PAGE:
Colossus and the Headhunters / Maciste contro i cacciatori di teste (1963)

1.5 out of 5

Absolutely atrocious, laughably bad Ma-chees-ta adventure with yet another Oscar worthy lead role by the vacuous Kirk Morris headlining once again. With Malatesta at the helm, puerile peplum thrills are guaranteed. From the opening, replete with stock footage from Malatesta's even more uproarious, Maciste Vs. The Monsters, 1962, the filmmakers poorly match up a scene with Morris and his tunic wearing friends to the stock shots of the fur wearing cavemen. Reg Lewis is briefly seen carrying Margaret Lee away. Morris the Mighty does very little here except look confused when he isn't grunting and groaning pretending to get a hernia from tossing and tumbling cardboard objects.

The plot is yet another case of a nicely put together adventure yarn poorly put together. Maciste and a group of survivors escape a volcanic eruption only to end up on an island overrun by a tribe of head hunters who have taken the Urias tribes city of gold by force as well as their king, now blinded by his captors. Led by the traitor, Kermes, the axe wielding decapitators seek the kings daughter for a non-consensual marriage.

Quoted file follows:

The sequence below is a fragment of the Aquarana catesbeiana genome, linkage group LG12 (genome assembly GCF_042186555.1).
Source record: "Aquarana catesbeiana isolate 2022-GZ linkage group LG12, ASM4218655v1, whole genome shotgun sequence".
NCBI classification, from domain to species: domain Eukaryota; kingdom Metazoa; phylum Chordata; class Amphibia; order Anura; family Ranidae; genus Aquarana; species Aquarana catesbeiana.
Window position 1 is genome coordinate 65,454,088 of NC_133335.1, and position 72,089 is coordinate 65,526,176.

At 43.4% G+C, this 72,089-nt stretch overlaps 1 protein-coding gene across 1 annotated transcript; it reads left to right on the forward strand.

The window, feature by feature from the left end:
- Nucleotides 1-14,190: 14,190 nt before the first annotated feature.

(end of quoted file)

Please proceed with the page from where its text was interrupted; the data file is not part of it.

The violence level is occasionally strong such as scenes of heads adorning poles, people shot in the face with arrows and a man's face forced into a fire pit. But these gruesome scenes are undermined by asinine direction and a lead that's the equivalent of a walking slab of undercooked beef. The highlight of this imbecilic mess is a scene with a female "performer" who appears to be in a trance, or drugged while she "dances" for the guests. Words cannot do justice to the fatuity of this chuckle worthy sequence. One will also derive a giggle from the sight of Morris sucking in his stomach to make his chest stand out more; something he seemed to do in all his movies. A good viewing experience is nowhere in sight, but if an unintended rib tickler is sought, then the viewer is in good stead with Kirk and company.

Maurizio Merli header graphic courtesy of Paddy O'Neill of Foxyfide Graphics